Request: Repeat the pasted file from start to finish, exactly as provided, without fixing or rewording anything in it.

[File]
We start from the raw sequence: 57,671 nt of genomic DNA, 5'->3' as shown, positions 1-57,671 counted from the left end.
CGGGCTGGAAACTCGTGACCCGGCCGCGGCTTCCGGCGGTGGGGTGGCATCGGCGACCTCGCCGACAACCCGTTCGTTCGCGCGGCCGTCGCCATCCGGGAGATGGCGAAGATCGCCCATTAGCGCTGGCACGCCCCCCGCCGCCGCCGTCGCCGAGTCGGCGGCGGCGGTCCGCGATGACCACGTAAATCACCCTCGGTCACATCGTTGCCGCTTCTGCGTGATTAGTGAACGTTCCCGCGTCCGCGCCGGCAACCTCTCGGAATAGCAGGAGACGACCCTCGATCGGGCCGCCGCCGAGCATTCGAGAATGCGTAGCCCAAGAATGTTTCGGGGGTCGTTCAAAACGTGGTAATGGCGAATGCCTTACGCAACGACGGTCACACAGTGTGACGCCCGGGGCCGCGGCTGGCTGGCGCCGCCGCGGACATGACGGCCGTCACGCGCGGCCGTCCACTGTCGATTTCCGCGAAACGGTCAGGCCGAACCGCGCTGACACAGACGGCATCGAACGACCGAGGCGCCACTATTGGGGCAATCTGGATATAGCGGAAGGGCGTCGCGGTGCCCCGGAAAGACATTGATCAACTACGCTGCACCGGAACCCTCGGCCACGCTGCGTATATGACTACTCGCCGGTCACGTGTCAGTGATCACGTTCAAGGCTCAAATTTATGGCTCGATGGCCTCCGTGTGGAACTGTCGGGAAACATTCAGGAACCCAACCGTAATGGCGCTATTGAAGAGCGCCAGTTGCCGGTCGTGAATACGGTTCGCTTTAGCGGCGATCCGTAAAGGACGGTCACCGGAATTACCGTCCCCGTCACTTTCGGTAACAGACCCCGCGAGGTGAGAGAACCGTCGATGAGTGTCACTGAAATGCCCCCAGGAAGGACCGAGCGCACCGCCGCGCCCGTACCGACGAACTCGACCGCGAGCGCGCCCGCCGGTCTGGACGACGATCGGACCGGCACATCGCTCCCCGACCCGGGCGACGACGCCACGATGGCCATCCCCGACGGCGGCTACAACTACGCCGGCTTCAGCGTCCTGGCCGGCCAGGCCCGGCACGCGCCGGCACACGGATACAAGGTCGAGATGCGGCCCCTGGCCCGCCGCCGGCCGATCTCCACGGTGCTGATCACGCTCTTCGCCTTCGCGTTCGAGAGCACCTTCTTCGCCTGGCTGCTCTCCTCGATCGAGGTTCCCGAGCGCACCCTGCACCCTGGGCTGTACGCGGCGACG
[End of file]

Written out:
We start from the raw sequence: 57,671 nt of genomic DNA, 5'->3' as shown, positions 1-57,671 counted from the left end.
CGGGCTGGAAACTCGTGACCCGGCCGCGGCTTCCGGCGGTGGGGTGGCATCGGCGACCTCGCCGACAACCCGTTCGTTCGCGCGGCCGTCGCCATCCGGGAGATGGCGAAGATCGCCCATTAGCGCTGGCACGCCCCCCGCCGCCGCCGTCGCCGAGTCGGCGGCGGCGGTCCGCGATGACCACGTAAATCACCCTCGGTCACATCGTTGCCGCTTCTGCGTGATTAGTGAACGTTCCCGCGTCCGCGCCGGCAACCTCTCGGAATAGCAGGAGACGACCCTCGATCGGGCCGCCGCCGAGCATTCGAGAATGCGTAGCCCAAGAATGTTTCGGGGGTCGTTCAAAACGTGGTAATGGCGAATGCCTTACGCAACGACGGTCACACAGTGTGACGCCCGGGGCCGCGGCTGGCTGGCGCCGCCGCGGACATGACGGCCGTCACGCGCGGCCGTCCACTGTCGATTTCCGCGAAACGGTCAGGCCGAACCGCGCTGACACAGACGGCATCGAACGACCGAGGCGCCACTATTGGGGCAATCTGGATATAGCGGAAGGGCGTCGCGGTGCCCCGGAAAGACATTGATCAACTACGCTGCACCGGAACCCTCGGCCACGCTGCGTATATGACTACTCGCCGGTCACGTGTCAGTGATCACGTTCAAGGCTCAAATTTATGGCTCGATGGCCTCCGTGTGGAACTGTCGGGAAACATTCAGGAACCCAACCGTAATGGCGCTATTGAAGAGCGCCAGTTGCCGGTCGTGAATACGGTTCGCTTTAGCGGCGATCCGTAAAGGACGGTCACCGGAATTACCGTCCCCGTCACTTTCGGTAACAGACCCCGCGAGGTGAGAGAACCGTCGATGAGTGTCACTGAAATGCCCCCAGGAAGGACCGAGCGCACCGCCGCGCCCGTACCGACGAACTCGACCGCGAGCGCGCCCGCCGGTCTGGACGACGATCGGACCGGCACATCGCTCCCCGACCCGGGCGACGACGCCACGATGGCCATCCCCGACGGCGGCTACAACTACGCCGGCTTCAGCGTCCTGGCCGGCCAGGCCCGGCACGCGCCGGCACACGGATACAAGGTCGAGATGCGGCCCCTGGCCCGCCGCCGGCCGATCTCCACGGTGCTGATCACGCTCTTCGCCTTCGCGTTCGAGAGCACCTTCTTCGCCTGGCTGCTCTCCTCGATCGAGGTTCCCGAGCGCACCCTGCACCCTGGGCTGTACGCGGCGACG